In the war on infections, add sugar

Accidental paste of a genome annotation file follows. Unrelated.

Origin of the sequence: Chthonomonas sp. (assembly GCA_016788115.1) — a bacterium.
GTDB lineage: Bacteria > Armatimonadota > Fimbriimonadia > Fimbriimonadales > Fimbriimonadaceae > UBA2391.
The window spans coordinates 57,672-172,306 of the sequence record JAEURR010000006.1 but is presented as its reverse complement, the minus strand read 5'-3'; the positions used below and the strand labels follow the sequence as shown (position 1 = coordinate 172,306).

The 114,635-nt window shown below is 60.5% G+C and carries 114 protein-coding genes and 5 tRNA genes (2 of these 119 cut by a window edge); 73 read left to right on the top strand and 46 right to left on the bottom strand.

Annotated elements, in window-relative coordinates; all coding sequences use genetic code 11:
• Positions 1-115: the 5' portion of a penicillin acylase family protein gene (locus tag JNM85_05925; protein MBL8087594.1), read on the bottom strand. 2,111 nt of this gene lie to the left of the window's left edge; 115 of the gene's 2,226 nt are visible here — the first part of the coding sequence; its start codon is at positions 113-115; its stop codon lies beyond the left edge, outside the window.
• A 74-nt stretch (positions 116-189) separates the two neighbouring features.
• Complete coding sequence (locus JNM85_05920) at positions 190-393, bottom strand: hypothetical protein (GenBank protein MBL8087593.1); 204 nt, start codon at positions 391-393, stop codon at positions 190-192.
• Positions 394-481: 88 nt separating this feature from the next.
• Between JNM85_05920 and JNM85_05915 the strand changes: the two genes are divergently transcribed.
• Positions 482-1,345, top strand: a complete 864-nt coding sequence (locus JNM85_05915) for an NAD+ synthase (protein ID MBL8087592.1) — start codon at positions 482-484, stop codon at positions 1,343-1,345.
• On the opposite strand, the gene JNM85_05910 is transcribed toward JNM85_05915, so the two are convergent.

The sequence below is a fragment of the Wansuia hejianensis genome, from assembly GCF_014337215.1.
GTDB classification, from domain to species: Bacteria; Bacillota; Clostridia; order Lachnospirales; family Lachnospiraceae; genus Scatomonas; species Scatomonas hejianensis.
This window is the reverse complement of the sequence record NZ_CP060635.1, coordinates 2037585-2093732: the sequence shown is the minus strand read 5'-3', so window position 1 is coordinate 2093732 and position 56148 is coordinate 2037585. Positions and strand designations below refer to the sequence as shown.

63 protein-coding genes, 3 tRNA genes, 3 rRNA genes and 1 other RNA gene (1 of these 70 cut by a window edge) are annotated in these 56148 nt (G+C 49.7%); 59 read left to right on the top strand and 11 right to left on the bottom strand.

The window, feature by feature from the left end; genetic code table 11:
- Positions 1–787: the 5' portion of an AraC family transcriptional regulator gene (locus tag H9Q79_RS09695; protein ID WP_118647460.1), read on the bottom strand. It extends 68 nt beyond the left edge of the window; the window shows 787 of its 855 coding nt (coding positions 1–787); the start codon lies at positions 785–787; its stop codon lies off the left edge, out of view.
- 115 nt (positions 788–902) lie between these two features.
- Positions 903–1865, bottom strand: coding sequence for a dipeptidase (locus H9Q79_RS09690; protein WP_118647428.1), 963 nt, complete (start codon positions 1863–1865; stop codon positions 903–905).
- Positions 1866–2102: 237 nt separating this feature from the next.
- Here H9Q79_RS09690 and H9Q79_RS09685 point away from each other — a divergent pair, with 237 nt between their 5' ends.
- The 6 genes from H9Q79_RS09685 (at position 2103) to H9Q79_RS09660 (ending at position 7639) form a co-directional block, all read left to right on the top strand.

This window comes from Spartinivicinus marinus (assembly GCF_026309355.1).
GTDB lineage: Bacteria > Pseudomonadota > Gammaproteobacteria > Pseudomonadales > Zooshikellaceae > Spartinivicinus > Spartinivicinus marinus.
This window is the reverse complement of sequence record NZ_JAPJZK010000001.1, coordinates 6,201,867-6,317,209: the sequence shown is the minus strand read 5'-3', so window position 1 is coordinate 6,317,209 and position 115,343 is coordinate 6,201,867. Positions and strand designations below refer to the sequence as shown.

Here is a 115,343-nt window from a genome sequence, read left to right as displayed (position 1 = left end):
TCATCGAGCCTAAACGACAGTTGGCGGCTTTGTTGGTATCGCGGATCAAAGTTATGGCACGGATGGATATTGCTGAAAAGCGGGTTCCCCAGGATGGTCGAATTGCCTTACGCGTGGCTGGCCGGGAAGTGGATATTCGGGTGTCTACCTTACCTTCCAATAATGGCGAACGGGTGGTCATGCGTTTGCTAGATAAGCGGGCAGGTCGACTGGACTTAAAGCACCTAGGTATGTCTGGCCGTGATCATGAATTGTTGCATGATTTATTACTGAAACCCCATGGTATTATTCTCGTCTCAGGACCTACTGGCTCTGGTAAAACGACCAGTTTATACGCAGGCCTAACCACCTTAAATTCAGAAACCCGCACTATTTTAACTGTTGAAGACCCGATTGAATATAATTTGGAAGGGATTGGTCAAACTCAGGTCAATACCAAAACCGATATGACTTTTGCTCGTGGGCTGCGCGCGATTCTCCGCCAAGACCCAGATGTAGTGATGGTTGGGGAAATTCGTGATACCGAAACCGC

James Collins is a Boston University bioengineer whose research on the warfare between bacteria and antibiotics has persuaded him that his illnesses in college were more than bad luck. Instead, he blames "persisters," bacteria that evade medications by slipping into a zombielike state, then mysteriously reawaken to cause new infections. In a study to be published today, Collins, 45, reports that he and colleagues have discovered how to make these bacteria, which are thought to underlie many stubborn infections, susceptible to drugs. Their solution is deliciously simple: Just add sugar. "Could we wake these guys up?'' Collins asked. "Could we . . . get them up off the ground so we can punch them and knock them out?" The answer appears to be yes. In tests in a lab dish and in mice, the sugar revved bacteria up just enough so that a particular type of antibiotic could make its way into the cells and destroy them.
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